This simple move can spell disaster for your relationship

The ‘bristle reaction’ is a common phenomenon, writes Franki Cookney. But it can be devastating

Monday 04 December 2023 13:52 GMT
<p>Touch is the primary way we communicate intimacy </p>

Touch is the primary way we communicate intimacy

When my youngest child was about seven months old, I was sitting on the sofa, half-watching whatever was on the telly, half-debating whether 8:30pm was too early to go to bed, when my husband, who was sitting next to me, went to stroke my hair.

Far from welcoming it as an expression of care, I did something I don’t think I’d ever done before. I flinched. To him, it was merely a gesture of affection, but to me at that moment, it felt like an unspoken request for sex. And in those overwhelming, sleep-deprived, milk-sodden days of early parenthood, sex just felt like yet another thing someone wanted from me.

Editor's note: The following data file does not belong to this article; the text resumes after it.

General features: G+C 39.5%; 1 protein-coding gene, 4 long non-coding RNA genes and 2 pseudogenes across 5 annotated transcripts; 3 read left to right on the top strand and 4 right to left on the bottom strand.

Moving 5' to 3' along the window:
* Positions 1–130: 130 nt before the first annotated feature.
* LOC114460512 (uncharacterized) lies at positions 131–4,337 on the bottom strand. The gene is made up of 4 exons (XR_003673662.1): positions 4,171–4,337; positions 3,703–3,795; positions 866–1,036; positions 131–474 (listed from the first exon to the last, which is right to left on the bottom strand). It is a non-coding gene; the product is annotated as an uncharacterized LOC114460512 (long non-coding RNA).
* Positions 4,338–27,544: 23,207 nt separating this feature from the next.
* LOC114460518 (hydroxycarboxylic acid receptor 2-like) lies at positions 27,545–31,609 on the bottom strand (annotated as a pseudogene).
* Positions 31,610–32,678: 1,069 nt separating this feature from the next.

That new parents get “touched out” after they have a baby is well known. You spend so much time holding the baby, carrying the baby, and in my case breast-feeding the baby, the last thing you want is more physical contact. But underneath what I think was the entirely understandable need to be left the hell alone, something more pernicious lurked. I knew that by avoiding physical affection, I was sending myself down a slippery slope.

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